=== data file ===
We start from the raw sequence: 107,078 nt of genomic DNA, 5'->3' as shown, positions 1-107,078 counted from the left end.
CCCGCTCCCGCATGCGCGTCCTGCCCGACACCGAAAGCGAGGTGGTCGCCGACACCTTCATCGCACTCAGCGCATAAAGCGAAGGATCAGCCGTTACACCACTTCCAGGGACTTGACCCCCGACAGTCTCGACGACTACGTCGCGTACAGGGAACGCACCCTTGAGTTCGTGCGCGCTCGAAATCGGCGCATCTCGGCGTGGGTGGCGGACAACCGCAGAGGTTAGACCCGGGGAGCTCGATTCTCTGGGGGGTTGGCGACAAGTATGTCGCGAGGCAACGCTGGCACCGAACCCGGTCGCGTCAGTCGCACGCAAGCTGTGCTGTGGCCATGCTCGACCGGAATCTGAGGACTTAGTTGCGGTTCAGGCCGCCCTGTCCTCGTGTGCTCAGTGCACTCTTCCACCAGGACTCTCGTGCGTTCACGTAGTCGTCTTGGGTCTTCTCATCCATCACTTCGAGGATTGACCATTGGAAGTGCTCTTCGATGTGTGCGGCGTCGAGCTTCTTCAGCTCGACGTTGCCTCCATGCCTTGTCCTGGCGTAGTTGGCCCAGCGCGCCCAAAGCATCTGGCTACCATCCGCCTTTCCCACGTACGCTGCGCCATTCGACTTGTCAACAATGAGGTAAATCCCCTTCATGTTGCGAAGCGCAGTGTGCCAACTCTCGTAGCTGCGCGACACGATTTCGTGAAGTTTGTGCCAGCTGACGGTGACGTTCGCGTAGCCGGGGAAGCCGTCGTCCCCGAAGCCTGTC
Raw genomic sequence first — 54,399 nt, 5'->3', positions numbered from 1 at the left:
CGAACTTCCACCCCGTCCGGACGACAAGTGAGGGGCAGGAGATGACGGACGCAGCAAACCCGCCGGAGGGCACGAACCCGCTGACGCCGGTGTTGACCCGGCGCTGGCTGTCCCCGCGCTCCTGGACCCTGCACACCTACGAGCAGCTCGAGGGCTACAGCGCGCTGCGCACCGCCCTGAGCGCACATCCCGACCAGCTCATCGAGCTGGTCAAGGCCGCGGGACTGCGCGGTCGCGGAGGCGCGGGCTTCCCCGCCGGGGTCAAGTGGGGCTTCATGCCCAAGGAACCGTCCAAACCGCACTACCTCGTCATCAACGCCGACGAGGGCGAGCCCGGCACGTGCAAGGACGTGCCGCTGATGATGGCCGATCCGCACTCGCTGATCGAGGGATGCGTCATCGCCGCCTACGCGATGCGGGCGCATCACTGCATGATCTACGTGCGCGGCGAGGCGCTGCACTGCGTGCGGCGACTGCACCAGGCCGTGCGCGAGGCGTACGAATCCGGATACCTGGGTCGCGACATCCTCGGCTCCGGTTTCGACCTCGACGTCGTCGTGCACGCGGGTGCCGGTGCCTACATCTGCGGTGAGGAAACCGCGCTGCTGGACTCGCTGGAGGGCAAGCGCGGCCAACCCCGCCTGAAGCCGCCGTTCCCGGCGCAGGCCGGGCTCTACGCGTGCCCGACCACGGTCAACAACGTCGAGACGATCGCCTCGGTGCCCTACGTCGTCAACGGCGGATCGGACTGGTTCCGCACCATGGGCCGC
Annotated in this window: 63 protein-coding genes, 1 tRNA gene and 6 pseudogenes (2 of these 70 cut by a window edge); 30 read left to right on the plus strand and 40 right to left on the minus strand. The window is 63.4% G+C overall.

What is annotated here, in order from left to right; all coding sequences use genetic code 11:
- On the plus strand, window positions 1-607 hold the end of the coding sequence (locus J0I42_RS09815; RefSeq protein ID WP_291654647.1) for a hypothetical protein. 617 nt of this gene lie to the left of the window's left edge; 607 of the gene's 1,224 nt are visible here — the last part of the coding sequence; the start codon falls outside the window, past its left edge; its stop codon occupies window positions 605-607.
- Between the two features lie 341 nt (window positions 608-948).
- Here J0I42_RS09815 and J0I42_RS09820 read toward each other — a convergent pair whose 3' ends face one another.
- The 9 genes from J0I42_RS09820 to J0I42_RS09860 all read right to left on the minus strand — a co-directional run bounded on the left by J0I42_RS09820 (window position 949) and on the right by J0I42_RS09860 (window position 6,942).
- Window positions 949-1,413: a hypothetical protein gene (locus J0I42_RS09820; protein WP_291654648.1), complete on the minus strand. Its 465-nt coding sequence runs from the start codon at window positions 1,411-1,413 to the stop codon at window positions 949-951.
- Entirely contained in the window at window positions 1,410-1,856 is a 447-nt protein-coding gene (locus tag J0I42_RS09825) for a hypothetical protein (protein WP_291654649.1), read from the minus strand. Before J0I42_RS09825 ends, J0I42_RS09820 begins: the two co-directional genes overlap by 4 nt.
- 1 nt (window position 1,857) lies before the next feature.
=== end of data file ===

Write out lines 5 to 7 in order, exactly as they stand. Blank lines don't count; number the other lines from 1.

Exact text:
Annotated in this window: 63 protein-coding genes, 1 tRNA gene and 6 pseudogenes (2 of these 70 cut by a window edge); 30 read left to right on the plus strand and 40 right to left on the minus strand. The window is 63.4% G+C overall.

What is annotated here, in order from left to right; all coding sequences use genetic code 11:
- On the plus strand, window positions 1-607 hold the end of the coding sequence (locus J0I42_RS09815; RefSeq protein ID WP_291654647.1) for a hypothetical protein. 617 nt of this gene lie to the left of the window's left edge; 607 of the gene's 1,224 nt are visible here — the last part of the coding sequence; the start codon falls outside the window, past its left edge; its stop codon occupies window positions 605-607.